“For me, it was like, let’s leave some of the gimmicks behind. I’m not interested in how many notes I can play in one minute. He was very involved with the demo stage as well. We’d send a lot of demos to him and he would break them down. So without giving too much away. He’s matured us through and through. It was like having someone to almost hold our hands through the whole thing.”

Artwork for ‘Primeval’ by Venom Prison

Is there anything that you’ve learned from the whole experience that has surprised you about yourself?

“Yeah, loads, absolutely loads. He’s made me really play the guitar. I really did have a few moments in the studio where I questioned why I’m doing this bit five times? He would just make me listen for that moment. He’d make me listen to the precision and listen to the tension on the strings, listen to the way you’re hitting the strings. All of a sudden, I sat down to learn our set and realized that this is actually way easier. The techniques and also just teaching me to have patience, he’s moved us into a new direction.

“I think he’s just made it more refined. There have always been bits where it’s like we know can get through it, but it could be a lot tighter. Scott wouldn’t allow that. He’s really drilled a lot of quality into all of us. I’m only speaking about myself, he was very direct with each and every one of us. It wasn’t like he was speaking to us collectively. He was very direct with, you know, when Joe was doing the drums, he’d be telling him to keep hitting it hard and do it again to the point where Joe would be dripping with sweat. You’d reach a point where you did it perfectly then Scott would tell you he wanted you to do it perfectly twice. It was stuff that I would probably have brushed under the carpet before.”

Do you think part of that was also that pressure of that touring, writing, recording cycle?

“It’s not even that. I know everyone talks about the reissue but this is album three and everyone says that album three is the big one. I just wanted to make sure that everything was right. Even things like doing videos and photoshoots. This needs to look the best it could ever look. Let’s go away to produce something. It’s a very big step for us.”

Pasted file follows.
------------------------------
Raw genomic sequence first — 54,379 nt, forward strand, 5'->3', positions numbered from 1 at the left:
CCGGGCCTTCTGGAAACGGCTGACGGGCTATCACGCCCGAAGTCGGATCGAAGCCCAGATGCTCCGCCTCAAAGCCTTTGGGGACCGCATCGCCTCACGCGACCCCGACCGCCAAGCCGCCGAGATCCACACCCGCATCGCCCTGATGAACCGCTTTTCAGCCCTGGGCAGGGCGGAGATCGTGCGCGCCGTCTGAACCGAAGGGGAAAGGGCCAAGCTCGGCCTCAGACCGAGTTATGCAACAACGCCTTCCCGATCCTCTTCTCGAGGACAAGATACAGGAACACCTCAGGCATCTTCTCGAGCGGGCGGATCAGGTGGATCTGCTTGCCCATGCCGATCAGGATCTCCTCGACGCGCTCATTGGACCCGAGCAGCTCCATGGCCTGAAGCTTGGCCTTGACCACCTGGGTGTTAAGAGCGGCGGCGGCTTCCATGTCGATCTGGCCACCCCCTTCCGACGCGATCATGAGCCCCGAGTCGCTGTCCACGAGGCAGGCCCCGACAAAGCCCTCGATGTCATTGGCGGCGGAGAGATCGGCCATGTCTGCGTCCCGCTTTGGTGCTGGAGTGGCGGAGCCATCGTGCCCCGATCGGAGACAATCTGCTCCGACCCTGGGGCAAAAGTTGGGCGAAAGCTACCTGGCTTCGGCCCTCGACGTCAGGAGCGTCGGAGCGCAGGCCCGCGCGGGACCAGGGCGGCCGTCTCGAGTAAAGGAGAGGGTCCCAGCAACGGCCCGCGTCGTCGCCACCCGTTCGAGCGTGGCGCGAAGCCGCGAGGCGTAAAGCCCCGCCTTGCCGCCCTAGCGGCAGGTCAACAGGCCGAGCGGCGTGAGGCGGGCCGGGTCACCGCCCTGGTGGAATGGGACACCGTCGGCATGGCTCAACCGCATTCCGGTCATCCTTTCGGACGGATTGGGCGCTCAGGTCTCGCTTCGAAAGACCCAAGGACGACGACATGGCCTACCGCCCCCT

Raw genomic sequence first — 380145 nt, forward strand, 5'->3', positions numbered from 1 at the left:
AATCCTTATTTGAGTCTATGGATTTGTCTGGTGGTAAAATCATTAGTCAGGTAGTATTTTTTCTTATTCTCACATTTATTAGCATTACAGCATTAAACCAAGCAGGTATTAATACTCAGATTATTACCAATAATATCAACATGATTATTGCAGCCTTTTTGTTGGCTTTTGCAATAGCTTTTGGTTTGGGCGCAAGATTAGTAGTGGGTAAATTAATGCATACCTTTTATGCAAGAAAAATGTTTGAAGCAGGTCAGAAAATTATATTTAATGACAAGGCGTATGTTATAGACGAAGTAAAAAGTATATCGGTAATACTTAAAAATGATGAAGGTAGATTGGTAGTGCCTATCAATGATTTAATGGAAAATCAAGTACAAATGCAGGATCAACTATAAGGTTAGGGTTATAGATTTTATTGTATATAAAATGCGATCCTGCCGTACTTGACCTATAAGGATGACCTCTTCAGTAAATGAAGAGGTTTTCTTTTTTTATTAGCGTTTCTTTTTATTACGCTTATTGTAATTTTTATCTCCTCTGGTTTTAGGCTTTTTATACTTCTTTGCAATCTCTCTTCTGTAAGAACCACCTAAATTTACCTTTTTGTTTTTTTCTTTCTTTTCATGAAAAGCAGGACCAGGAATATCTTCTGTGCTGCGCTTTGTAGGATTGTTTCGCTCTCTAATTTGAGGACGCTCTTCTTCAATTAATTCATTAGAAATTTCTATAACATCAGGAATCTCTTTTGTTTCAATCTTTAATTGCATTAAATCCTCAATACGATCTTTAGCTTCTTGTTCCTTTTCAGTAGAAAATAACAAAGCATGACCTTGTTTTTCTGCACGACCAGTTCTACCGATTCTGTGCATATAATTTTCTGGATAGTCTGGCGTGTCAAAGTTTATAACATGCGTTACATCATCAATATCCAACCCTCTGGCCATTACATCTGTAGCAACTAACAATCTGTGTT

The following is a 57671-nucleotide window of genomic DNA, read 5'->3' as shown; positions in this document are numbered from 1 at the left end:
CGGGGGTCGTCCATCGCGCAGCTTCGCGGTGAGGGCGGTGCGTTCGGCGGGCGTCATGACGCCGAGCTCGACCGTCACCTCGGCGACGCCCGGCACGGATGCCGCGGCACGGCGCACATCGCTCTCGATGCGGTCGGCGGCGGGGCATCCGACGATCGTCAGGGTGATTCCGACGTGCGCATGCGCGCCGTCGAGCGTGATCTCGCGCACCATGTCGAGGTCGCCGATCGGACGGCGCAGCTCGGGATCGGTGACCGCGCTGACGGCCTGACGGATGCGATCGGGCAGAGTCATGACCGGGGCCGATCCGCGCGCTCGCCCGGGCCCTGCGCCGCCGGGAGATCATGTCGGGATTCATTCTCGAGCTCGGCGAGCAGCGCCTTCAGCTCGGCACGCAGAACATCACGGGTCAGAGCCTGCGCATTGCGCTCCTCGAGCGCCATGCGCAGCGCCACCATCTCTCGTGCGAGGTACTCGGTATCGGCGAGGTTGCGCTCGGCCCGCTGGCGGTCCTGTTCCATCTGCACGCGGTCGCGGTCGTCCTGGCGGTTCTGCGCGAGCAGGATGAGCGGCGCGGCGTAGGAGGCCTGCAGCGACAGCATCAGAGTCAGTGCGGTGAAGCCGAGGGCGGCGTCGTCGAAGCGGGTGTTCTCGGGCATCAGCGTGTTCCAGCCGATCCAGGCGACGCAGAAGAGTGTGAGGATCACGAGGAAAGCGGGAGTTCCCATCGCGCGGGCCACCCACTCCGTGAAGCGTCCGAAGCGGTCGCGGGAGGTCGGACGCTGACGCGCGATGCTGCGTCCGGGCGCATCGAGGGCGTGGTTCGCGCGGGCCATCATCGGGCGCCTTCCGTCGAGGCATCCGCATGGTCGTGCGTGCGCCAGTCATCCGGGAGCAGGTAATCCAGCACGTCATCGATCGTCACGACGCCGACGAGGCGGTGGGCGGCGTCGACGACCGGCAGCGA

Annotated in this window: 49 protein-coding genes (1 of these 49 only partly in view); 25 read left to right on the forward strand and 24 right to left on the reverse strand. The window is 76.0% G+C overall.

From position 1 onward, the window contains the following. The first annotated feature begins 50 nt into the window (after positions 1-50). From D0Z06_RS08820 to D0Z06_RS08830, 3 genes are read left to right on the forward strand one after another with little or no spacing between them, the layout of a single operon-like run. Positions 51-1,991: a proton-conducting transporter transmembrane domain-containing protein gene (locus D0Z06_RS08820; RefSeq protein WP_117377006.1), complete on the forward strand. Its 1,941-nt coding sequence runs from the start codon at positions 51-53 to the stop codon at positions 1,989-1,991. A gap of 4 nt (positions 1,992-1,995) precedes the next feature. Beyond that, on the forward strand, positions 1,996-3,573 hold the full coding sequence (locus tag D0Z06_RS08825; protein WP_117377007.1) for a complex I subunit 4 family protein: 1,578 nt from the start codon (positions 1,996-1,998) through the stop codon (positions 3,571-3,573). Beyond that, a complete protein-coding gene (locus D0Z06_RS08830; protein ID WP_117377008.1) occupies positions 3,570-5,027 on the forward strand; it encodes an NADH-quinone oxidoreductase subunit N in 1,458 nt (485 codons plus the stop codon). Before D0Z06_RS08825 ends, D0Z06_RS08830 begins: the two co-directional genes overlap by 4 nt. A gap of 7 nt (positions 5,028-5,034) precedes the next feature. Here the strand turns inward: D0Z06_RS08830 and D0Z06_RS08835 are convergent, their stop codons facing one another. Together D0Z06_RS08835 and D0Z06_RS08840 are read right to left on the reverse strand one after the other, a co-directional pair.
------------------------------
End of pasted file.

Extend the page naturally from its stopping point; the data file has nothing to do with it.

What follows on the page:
With the new deal, the pressure Scott put on you, and this being the third album, do you feel like you’ve taken things to the next level?

“I feel a lot different. I feel very at peace with it. Like, there’s not a single song today that I wouldn’t rate higher than any before, even if they’ve all got their own traits and personalities and their unique ways. Some people may moan because it is different, or maybe they’ll like it. I’m happy with it. I think that’s another thing with Scott and lockdown; learning to be happy with what we’ve done. At the end of the day, whether it becomes a successful band to what people deem as successful, the biggest band in the world, whatever, but as long as we’re happy with what we’re producing, that’s what matters.”

You mentioned your new label, Century Media. How did that come about? I mean, were you looking for a new deal?

“We met Mike Gitter in LA when he came to one of the shows during our tour in America. He was such a nice guy and, ever since, he’s just been in contact all the time. We’ve been in contact with everything. He’s very caring about everything. So we just knew it was coming. I remember speaking to management and said to them that if this deal comes in, we need to have Mike on board. You just have to look at the bands he’s broken through. It’s a no-brainer.

“We had label offers from different labels and they were all great but there was just something about Mike. I feel like he understands us as people, as well as a band. It’s very easy to look at Venom Prison and say that it’s just a bunch of metalheads in a death metal band, but when you really dig deep into it, it’s the complete opposite.”

Perfect. That’s a great way to finish up. Looking forward to hearing the new material and thanks for your time.

“No problem. Thanks for chatting with us.”

I have an unhealthy obsession with bad horror movies, the song Wanted Dead Or Alive and crap British game shows. I do this not because of the sex, drugs and rock 'n' roll lifestyle it affords me but more because it gives me an excuse to listen to bands that sound like hippos mating.